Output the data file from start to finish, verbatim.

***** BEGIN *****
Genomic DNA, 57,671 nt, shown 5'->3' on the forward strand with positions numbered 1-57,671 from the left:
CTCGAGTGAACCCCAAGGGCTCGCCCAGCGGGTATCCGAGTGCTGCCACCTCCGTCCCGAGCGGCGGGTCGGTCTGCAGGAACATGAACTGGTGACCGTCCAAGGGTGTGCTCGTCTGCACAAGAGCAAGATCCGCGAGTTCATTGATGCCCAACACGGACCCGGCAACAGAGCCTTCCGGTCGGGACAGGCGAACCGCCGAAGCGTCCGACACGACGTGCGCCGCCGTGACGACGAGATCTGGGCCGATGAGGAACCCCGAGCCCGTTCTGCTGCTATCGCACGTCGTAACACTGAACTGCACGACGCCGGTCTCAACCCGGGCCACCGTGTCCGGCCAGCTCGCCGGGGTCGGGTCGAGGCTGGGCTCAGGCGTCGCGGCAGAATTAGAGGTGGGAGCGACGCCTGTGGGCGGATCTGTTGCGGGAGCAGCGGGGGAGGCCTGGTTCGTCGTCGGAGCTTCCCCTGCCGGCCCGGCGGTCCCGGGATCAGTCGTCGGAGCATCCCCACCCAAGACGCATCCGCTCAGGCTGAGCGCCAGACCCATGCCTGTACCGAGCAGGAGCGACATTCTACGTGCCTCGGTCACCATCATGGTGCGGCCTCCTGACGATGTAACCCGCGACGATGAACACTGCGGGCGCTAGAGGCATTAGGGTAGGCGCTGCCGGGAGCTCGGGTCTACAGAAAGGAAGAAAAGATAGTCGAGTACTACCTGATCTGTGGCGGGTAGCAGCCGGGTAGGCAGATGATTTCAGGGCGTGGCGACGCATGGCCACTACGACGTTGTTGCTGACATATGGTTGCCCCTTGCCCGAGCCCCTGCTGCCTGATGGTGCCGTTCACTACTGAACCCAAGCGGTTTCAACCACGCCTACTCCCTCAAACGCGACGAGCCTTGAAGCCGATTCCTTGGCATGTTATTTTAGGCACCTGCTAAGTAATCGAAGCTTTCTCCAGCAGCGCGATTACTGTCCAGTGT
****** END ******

Genomic DNA, 57,671 nt, shown 5'->3' on the forward strand with positions numbered 1-57,671 from the left:
CTCGAGTGAACCCCAAGGGCTCGCCCAGCGGGTATCCGAGTGCTGCCACCTCCGTCCCGAGCGGCGGGTCGGTCTGCAGGAACATGAACTGGTGACCGTCCAAGGGTGTGCTCGTCTGCACAAGAGCAAGATCCGCGAGTTCATTGATGCCCAACACGGACCCGGCAACAGAGCCTTCCGGTCGGGACAGGCGAACCGCCGAAGCGTCCGACACGACGTGCGCCGCCGTGACGACGAGATCTGGGCCGATGAGGAACCCCGAGCCCGTTCTGCTGCTATCGCACGTCGTAACACTGAACTGCACGACGCCGGTCTCAACCCGGGCCACCGTGTCCGGCCAGCTCGCCGGGGTCGGGTCGAGGCTGGGCTCAGGCGTCGCGGCAGAATTAGAGGTGGGAGCGACGCCTGTGGGCGGATCTGTTGCGGGAGCAGCGGGGGAGGCCTGGTTCGTCGTCGGAGCTTCCCCTGCCGGCCCGGCGGTCCCGGGATCAGTCGTCGGAGCATCCCCACCCAAGACGCATCCGCTCAGGCTGAGCGCCAGACCCATGCCTGTACCGAGCAGGAGCGACATTCTACGTGCCTCGGTCACCATCATGGTGCGGCCTCCTGACGATGTAACCCGCGACGATGAACACTGCGGGCGCTAGAGGCATTAGGGTAGGCGCTGCCGGGAGCTCGGGTCTACAGAAAGGAAGAAAAGATAGTCGAGTACTACCTGATCTGTGGCGGGTAGCAGCCGGGTAGGCAGATGATTTCAGGGCGTGGCGACGCATGGCCACTACGACGTTGTTGCTGACATATGGTTGCCCCTTGCCCGAGCCCCTGCTGCCTGATGGTGCCGTTCACTACTGAACCCAAGCGGTTTCAACCACGCCTACTCCCTCAAACGCGACGAGCCTTGAAGCCGATTCCTTGGCATGTTATTTTAGGCACCTGCTAAGTAATCGAAGCTTTCTCCAGCAGCGCGATTACTGTCCAGTGT